Figure 5.  Distributions of the number of matched Argo floats (n; blue); bias (green); and RMSE (red) between the daily satellite and Argo floats SSS in each latitude band of the Indian Ocean (a, d), Pacific (b, e) and Atlantic (c, f).

      In summary, comparisons between the daily SSS products of SMAP and SMOS versus the Argo floats data showed that the bias of the SMOS was lower than that of the SMAP. Meanwhile, the RMSE showed the opposite trend. The RMSE and bias were found to vary in the global oceans, with larger values along the coastal and high latitude regions, and lower values in the open ocean and tropical regions. These were found to be primarily caused by the influences of the SST and RFI on the SSS inversions. Moreover, the latitude-dependent RMSE of the SMAP was primarily influenced by the SST. It was observed that lower RMSE values consistently occurred with higher SST, lower wind speed, and weaker precipitation conditions. The bias of the SMAP was confirmed to be highly related to the precipitation conditions, which could be further used to correct the bias of the SMAP.

    • The daily measured SSS at a 1 m depth from the RAMA, TAO, and PIRATA buoy arrays during 2016 were used in this study. Since the RAMA, TAO, and PIRATA are moored-buoy arrays located in the tropical Indian Ocean, Pacific, and Atlantic, respectively, comparisons with the satellite SSS allowed for the performances of the satellite SSS products in the three largest oceans to be further explored. As shown in Fig. 6, despite the fact that they displayed different biases and RMSE values, the distribution patterns and high-density areas of the SMOS and SMAP products versus the buoy array data were obviously similar. It was observed that unlike the previous comparisons with the Argo data (Fig. 3), both the bias and RMSE of the SMAP (0.09 to 0.14 ; 0.26 to 0.37, respectively) were lower than those of the SMOS (−0.2 to 0.13 ; 0.56 to 0.57, respectively). Moreover, the comparison results of the scatter plots for the various oceans showed that the daily SMAP products had lower RMSE (0.255 ) in the Atlantic.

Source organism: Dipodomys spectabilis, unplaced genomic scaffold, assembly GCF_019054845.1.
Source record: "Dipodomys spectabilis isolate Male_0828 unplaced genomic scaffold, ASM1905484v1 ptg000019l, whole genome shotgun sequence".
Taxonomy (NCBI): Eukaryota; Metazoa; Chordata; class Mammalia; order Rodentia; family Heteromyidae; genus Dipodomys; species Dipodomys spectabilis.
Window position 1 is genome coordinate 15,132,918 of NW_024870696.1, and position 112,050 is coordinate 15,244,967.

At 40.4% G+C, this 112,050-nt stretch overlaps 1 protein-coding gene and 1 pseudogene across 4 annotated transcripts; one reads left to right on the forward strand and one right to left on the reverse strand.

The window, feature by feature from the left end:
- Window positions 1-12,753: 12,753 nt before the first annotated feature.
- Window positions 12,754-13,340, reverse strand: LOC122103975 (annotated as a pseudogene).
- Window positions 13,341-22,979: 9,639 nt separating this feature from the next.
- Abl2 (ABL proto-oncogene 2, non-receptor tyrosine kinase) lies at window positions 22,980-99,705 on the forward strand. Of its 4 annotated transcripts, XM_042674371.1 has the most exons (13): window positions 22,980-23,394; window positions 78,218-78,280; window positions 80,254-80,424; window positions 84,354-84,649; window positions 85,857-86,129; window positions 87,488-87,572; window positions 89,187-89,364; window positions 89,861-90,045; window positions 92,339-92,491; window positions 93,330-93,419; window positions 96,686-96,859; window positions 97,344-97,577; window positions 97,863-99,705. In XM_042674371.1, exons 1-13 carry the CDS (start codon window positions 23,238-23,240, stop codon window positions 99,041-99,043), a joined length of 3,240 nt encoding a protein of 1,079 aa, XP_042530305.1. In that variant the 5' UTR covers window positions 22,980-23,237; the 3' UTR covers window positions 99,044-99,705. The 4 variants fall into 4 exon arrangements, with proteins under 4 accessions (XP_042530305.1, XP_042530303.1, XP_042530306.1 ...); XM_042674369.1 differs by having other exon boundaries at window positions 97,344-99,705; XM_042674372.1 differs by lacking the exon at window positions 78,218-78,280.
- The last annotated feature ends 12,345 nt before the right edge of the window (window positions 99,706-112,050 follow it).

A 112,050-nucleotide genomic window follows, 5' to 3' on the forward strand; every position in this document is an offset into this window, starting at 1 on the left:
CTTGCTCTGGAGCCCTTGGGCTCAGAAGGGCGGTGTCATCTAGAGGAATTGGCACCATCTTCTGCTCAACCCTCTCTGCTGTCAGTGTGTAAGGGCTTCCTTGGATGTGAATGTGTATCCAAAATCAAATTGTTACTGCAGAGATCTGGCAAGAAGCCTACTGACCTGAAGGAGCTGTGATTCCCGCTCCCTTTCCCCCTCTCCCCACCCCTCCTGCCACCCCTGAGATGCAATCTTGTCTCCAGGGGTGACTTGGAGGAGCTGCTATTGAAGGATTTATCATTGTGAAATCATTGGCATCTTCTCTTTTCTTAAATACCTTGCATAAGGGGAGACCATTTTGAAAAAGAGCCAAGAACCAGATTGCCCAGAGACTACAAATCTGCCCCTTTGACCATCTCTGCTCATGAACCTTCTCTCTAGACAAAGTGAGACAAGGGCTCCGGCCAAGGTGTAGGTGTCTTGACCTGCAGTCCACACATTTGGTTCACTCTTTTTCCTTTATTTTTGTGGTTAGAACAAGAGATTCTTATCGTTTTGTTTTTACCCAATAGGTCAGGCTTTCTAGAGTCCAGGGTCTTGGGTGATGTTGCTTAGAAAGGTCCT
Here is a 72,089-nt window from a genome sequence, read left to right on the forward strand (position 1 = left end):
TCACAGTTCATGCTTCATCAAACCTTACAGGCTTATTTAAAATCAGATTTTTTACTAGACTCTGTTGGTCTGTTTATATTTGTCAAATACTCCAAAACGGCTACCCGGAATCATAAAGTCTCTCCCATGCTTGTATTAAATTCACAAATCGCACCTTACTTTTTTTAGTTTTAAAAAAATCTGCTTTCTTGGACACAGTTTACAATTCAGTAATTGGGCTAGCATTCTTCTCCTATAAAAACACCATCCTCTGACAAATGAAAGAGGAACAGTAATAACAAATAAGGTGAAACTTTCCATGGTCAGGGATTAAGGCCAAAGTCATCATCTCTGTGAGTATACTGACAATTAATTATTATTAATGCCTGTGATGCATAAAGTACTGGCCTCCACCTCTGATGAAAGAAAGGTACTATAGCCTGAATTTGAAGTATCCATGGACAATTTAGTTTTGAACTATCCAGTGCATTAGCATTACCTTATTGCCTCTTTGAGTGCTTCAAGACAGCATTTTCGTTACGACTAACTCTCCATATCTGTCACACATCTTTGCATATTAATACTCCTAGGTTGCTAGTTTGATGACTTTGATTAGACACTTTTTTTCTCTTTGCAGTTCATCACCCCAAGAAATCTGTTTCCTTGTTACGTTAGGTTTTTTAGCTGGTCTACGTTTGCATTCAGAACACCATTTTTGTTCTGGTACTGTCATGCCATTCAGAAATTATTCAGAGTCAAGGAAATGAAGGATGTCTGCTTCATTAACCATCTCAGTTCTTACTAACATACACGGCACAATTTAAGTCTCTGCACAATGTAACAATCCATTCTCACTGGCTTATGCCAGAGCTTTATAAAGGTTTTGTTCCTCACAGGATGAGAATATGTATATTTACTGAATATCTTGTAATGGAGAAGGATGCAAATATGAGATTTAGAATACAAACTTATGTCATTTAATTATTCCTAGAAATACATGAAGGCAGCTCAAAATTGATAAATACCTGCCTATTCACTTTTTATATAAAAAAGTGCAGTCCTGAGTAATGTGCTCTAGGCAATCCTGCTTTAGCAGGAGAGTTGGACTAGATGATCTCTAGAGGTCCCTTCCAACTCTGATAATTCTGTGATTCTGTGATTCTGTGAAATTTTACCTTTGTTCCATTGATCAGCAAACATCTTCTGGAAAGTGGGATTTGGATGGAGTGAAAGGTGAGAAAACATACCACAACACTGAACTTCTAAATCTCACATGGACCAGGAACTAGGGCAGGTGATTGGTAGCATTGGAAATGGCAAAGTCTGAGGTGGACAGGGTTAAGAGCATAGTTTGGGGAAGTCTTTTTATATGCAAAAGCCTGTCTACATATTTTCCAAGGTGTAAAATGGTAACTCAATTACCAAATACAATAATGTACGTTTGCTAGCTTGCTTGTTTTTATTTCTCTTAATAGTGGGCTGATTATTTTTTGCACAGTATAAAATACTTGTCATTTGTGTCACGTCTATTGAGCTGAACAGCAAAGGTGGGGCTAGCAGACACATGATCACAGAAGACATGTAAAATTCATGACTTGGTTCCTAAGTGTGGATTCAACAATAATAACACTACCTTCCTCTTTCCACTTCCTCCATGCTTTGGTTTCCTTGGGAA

Figure 6.  Scatter plots of the SMOS and SMAP daily SSS versus the moored buoy data, from January 1, 2016 to December 31, 2016. a. SMOS versus RAMA, b. SMOS versus TAO, c. SMOS versus PIRATA, d. SMAP versus RAMA, e. SMAP versus TAO, and f. SMAP versus PIRATA.

      The time series of the SSS data at three buoys located in the Indian Ocean, Pacific, and Atlantic are shown in Fig. 7. It can be seen in the figure that the SMAP daily product have similar variabilities as those of the moored buoys in the three largest oceans, with correlation coefficients of approximately 0.8. In addition, the bias and RMSE values were calculated for the satellite SSS L3 daily products and the buoy SSS data. It was observed that at all three locations, the RMSE was always the largest for the SMOS daily data, whereas the SMAP daily data displayed a good agreement with the buoy data, with biases of approximately 0.1, and RMSE values lower than 0.3, as detailed in Table 2.